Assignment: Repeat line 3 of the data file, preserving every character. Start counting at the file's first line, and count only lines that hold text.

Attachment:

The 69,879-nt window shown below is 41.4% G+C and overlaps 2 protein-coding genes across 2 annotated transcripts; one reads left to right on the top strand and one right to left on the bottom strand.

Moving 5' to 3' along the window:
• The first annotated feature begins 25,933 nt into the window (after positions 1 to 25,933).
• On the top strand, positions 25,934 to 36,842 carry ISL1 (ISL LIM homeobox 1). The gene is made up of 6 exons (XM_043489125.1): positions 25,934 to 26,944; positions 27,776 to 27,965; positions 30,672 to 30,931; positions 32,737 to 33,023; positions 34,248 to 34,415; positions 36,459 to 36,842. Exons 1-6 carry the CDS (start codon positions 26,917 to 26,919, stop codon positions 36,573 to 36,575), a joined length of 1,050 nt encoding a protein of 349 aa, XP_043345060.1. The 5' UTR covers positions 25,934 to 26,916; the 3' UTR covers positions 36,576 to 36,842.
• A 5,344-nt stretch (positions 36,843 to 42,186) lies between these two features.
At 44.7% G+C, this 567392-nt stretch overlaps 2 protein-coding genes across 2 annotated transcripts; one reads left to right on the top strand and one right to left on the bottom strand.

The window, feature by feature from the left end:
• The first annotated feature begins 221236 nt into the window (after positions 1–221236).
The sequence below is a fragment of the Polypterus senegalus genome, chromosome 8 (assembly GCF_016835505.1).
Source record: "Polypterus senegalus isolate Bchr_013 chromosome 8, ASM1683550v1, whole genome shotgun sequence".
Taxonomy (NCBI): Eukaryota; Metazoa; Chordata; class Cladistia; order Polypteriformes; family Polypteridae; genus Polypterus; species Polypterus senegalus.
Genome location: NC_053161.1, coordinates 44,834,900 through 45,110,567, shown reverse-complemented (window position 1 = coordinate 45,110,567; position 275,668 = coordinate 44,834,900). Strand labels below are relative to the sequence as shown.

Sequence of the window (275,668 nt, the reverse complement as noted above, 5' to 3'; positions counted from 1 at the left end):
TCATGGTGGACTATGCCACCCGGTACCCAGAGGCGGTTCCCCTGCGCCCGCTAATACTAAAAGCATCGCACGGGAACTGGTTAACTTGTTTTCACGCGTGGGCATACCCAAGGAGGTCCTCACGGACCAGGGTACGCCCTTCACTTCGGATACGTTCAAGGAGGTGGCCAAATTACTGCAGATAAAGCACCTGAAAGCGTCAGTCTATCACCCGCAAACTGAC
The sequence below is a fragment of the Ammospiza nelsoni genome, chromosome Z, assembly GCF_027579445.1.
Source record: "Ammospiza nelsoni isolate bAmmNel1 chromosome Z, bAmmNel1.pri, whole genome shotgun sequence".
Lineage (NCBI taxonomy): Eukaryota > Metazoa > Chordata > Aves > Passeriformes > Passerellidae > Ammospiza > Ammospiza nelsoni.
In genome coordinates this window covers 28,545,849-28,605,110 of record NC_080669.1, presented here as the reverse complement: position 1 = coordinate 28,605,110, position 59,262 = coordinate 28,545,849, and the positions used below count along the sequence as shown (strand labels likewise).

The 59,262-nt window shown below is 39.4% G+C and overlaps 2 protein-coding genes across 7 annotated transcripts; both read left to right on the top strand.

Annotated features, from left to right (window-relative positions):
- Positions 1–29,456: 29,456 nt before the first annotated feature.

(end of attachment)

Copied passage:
• The first annotated feature begins 25,933 nt into the window (after positions 1 to 25,933).